If work seems to be going swimmingly, there might not appear to be any need to take the bold step of redesigning your workplace. However, a place of work should not simply be functionable or acceptable. A place of work should be inspiring, welcoming and motivating. It should improve productivity by providing employees an effective place to work, encourage them to build relationships with each other, and look after both staff and clients’ needs.
The four reasons below spell out why your office could well be in need of an upgrade.
Superb workplace design should give employees the environment they need to perform to the best of their abilities. If your company operates mainly through individual focused work then your office should be laid out in the best possible plan for this: this includes focus rooms, individual computers with minimal distractions ahead of them, good natural lighting and ergonomic seating.
If your company works best when employees are talking to each other and sharing ideas, then an open plan, collaborative space should be available to them. Conference rooms should be large and comfortable with huge white boards or projection screens.
Building employee relationships
According to a study of 3,000 US workers, a member of staff only sees around 15% of those they work with as “real friends”, while 41% of them are simply “coworkers”. There is also a staggeringly large percentage — 22% — who are seen as “strangers”.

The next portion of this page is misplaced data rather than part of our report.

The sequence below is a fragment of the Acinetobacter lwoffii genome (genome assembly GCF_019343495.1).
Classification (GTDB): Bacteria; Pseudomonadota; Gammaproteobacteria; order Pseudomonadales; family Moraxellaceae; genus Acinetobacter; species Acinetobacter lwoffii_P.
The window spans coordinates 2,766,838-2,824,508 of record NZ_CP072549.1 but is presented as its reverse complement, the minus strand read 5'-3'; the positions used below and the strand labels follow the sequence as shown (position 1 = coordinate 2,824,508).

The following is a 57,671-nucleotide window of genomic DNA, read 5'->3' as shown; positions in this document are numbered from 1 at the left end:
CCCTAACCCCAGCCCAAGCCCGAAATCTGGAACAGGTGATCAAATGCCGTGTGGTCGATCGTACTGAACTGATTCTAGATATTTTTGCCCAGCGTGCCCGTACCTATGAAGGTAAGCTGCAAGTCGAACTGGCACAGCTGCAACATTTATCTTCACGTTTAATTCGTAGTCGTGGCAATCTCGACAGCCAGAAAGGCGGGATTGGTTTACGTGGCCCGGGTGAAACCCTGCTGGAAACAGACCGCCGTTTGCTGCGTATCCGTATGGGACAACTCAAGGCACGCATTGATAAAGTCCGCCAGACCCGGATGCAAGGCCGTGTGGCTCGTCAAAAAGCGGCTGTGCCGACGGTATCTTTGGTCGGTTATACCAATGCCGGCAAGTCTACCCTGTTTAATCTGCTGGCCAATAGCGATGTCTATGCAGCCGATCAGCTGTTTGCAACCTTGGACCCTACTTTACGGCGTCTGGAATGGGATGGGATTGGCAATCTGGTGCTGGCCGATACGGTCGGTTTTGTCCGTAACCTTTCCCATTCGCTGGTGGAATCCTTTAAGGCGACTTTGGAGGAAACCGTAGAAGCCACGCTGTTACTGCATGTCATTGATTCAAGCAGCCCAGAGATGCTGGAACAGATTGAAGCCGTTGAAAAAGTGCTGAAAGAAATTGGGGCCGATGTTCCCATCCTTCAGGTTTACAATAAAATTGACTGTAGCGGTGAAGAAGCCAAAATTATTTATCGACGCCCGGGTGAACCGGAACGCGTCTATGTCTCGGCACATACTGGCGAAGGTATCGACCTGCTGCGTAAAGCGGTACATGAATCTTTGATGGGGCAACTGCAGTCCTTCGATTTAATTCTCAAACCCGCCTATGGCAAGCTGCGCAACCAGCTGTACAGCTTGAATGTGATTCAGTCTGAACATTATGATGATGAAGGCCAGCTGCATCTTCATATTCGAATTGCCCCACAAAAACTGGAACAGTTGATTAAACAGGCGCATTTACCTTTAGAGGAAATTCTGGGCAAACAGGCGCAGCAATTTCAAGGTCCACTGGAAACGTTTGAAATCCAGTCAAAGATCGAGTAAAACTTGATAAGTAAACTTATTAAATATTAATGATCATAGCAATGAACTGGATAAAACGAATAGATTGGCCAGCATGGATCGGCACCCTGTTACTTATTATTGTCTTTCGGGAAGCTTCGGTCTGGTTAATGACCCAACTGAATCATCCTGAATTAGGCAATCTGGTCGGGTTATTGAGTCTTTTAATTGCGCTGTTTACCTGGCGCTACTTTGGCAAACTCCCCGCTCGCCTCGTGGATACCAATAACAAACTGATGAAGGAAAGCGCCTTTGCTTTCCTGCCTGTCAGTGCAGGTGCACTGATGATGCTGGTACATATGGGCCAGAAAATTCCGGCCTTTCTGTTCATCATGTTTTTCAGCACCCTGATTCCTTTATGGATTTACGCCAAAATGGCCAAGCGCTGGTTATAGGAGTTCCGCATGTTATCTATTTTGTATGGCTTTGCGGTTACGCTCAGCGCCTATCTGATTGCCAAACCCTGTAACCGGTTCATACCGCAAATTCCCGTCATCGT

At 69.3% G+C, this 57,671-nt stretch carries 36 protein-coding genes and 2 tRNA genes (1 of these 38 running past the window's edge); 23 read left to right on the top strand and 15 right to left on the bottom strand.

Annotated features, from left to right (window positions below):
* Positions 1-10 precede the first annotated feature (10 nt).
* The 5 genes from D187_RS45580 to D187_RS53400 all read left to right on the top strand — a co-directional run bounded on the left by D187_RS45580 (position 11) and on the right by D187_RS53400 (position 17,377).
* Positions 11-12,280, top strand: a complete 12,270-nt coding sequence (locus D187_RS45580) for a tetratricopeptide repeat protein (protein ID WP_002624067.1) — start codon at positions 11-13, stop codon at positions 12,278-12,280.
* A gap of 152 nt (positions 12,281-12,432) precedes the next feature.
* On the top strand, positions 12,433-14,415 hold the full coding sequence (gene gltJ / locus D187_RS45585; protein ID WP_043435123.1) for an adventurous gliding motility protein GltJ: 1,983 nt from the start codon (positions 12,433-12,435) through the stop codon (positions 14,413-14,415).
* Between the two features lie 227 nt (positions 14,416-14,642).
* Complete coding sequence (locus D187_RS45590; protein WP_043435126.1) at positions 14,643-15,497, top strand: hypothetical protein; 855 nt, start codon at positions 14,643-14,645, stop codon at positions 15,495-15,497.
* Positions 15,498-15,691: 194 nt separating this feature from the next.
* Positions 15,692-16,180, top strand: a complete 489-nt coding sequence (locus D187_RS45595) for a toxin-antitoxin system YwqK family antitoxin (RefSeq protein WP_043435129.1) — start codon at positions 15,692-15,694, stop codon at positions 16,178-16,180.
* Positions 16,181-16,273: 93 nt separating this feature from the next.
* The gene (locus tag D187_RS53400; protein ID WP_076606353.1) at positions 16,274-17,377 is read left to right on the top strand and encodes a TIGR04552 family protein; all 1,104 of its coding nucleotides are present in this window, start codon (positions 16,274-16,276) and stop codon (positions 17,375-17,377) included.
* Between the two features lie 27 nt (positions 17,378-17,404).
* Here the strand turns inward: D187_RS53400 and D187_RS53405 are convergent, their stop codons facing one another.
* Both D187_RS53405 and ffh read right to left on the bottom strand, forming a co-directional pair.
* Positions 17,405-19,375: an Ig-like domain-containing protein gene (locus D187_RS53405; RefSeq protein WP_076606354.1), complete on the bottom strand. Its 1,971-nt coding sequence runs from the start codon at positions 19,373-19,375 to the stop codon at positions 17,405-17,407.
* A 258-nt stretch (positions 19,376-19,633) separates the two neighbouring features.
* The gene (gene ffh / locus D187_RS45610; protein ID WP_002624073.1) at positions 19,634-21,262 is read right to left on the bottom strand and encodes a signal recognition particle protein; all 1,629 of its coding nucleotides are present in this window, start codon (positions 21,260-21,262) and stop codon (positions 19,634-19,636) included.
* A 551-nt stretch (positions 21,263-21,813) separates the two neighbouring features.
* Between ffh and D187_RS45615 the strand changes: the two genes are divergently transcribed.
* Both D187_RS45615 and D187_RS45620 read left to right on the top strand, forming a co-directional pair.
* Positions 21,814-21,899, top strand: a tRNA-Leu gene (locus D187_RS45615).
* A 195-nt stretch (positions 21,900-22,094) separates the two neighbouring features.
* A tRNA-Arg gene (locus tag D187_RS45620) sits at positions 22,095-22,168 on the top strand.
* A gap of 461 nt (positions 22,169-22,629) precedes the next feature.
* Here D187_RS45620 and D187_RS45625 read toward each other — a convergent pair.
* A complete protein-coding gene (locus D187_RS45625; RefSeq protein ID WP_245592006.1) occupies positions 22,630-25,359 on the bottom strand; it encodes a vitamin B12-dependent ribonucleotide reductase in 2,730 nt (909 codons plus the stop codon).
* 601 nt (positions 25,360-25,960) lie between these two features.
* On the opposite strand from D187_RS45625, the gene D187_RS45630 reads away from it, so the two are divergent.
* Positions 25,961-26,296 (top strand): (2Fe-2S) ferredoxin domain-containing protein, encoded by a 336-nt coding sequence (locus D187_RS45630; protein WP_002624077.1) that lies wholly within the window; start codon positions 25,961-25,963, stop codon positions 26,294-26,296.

A well-designed workplace should build employee relationships, whether that be through comfortable break rooms, fantastic collaborative spaces or open plan offices.
Committing to staff wellbeing
To improve your workspace is to commit to staff wellbeing — if you do it right. Members of staff are not robots and should not be treated as such; a comfortable place to work, take breaks or have meetings are all essential.
There a number of reasons why an employee might skip their lunch break: they are overworked, they are behind, they are wanting to earn overtime or simply because they have nowhere that they want to spend 30 minutes away from the office. These are all issues, as skipping lunch breaks can cause burnout and lower productivity. The least your office should be doing is providing staff with somewhere to eat and drink comfortably, getting to know colleagues better or relaxing with a book.
Making your space welcoming to clients
Finally, your workplace may need redesigning if it is a space in which you welcome clients. This could be external companies arriving to hear your pitch or individual customers deciding whether to use your service. Either way, your office needs to be warm and welcoming, setting them at ease while simultaneously making you look professional.
Have a dedicated reception area where they can wait, if necessary, which could be designed with history and facts about your business. Ideally this area is not closed off, as being able to see your staff at work will make them feel connected to you and more involved in your company, building trust and a lasting relationship.